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60 State Street Building, Boston, MA

The 60 State Street building is a 38-Story office tower located at the northeastern corner of Congress and State Streets in Boston, Massachusetts. Foundation construction for this project took place in 1975. Many important structures and historic sites surround the building such as the Boston City Hall, the Government Center Complex, the Old State House, Faneuil Hall and the Quincy Markets area. To the east of the project is an 11-story office building at 84-State Street and the 5-story historical Sanborn Building. The MBTA subway passes beneath State St. on the south side.

A three-level deep basement extends to the property limits on all sides and includes an area to the north under the plaza level. The 500-ft high tower, located in the center of the project, is supported on a mat foundation on glacial till, 35' to 50'. below street level.

A tied-back perimeter 2.0'-thick diaphragm wall was selected to provide temporary and permanent earth support as well as water retention. The slurry walls extended to bedrock and thus provided a seepage barrier. Using inclined tiebacks prestressed at 100% of their design load the need for braces and struts was avoided. No underpinning of adjacent structures took place and the construction was completed with a minimum of noise and disruption to this congested neighborhood.

Two levels of temporary soil tiebacks were used to hold to slurry walls as the excavation progressed to a final depth of roughly 30' to 37' depending on location. Permanent bracing was provided by the two interior floors and the basement floor slab.

The 60-State Street slurry wall excavation support system performed well since excavation induced movements and adjacent building settlements were small to moderate. Soil movements during trenching were small towards the open trench (up to 0.25"). These movements reversed after the panels were concreted to very small values and sometimes the net soil movement was away from the concrete filled trench.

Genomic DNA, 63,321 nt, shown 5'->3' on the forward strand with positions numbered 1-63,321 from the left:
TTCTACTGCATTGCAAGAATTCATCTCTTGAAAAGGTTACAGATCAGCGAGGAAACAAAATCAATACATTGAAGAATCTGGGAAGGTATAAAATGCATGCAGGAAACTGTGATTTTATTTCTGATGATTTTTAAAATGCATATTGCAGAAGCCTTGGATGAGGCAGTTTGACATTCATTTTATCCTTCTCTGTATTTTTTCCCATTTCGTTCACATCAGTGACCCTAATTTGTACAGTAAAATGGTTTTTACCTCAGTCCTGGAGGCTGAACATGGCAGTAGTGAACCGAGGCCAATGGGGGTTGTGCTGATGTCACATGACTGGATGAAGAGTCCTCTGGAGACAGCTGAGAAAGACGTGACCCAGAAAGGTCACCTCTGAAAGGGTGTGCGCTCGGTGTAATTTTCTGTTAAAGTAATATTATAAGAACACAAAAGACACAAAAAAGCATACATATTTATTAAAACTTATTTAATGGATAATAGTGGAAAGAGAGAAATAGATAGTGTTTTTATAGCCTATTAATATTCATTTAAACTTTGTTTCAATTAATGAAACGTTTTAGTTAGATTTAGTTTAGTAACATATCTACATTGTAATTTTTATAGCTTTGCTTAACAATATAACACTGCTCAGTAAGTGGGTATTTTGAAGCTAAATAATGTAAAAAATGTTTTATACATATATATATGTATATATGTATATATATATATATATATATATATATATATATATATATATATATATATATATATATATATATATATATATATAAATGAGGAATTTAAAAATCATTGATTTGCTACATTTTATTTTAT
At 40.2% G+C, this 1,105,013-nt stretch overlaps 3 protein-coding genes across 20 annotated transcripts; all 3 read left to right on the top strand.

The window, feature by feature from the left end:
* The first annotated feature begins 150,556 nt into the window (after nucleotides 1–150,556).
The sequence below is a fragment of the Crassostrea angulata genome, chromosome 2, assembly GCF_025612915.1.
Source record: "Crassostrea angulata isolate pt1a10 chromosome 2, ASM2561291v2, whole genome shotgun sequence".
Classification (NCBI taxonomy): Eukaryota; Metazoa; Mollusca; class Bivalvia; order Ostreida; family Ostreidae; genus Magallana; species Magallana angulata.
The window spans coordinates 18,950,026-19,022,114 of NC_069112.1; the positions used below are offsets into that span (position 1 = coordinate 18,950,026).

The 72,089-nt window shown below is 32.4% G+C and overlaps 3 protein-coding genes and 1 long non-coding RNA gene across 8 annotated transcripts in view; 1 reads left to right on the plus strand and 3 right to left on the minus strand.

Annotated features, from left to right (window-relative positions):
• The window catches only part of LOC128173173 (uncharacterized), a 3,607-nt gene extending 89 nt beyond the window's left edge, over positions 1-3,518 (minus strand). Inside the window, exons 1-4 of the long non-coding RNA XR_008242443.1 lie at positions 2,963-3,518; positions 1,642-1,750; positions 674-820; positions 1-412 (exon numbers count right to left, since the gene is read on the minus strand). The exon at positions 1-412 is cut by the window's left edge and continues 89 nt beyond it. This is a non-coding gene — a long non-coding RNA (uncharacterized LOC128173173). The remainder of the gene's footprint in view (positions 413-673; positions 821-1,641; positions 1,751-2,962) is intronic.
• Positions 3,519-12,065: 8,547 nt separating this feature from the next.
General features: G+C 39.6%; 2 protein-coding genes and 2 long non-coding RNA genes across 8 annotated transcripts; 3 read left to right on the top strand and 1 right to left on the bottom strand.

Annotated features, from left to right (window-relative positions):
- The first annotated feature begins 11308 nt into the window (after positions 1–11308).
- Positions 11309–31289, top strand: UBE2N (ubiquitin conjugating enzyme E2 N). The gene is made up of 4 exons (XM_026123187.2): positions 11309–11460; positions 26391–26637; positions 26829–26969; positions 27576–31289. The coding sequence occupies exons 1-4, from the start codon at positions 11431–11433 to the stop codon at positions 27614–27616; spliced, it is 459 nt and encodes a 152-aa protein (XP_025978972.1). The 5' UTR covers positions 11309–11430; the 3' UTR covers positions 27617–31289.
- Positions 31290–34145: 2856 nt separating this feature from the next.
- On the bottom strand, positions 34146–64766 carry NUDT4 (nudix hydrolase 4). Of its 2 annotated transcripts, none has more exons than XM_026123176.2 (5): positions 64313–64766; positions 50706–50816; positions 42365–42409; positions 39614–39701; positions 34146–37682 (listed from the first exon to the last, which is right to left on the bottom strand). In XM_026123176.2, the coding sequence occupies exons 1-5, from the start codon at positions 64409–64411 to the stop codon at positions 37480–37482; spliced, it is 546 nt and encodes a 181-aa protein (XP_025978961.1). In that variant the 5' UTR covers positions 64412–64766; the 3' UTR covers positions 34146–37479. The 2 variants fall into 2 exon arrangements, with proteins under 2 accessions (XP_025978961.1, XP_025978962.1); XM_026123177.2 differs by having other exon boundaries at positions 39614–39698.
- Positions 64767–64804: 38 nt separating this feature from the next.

Larger movements occurred in the initial stages of the excavation despite the fact that the slurry walls were embedded in dense glacial till. Including the effect of the wall rigidity, the cantilever movements reached up to dW=1.3" at the top of the slurry wall (initial stages). This was surprising since the excavation had only been carried to a depth of 10 to 12'. Wall bending developed as highly prestressed tiebacks were installed, in some cases the wall moved further into the soil than its initial profile. Subsequent building settlements were roughly the same as maximum wall movements at respective locations. Building settlements near the excavation typically ranged from ½" to 1" and gradually diminished with increasing distance from the excavation. However, some of the settlement might be caused by the tieback drilling procedures and may not be due to wall movements.


Tiebacks were drilled using water and air through a 4"-steel casing and generally performed well. The upper level of tiebacks showed an initial load loss of up to 28 Tons which was more than the theoretical 8 Ton loss resulting from elastic tieback shortening. It was assumed that yielding in the grouting zone and seating losses were the causes of these load losses. The lower level of tiebacks showed slow progressive load decay that matched the theoretical load loss resulting from elastic shortening.


Sumps and small trenches were used to dewater the excavation. The actual volumes of water were minimal as described by Johnson. Data regarding soil cave-ins during slurry wall construction or wall leaks could not be retrieved.

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    240 W 35th Street, Suite 1004
    New York, NY, 10001
    U.S.A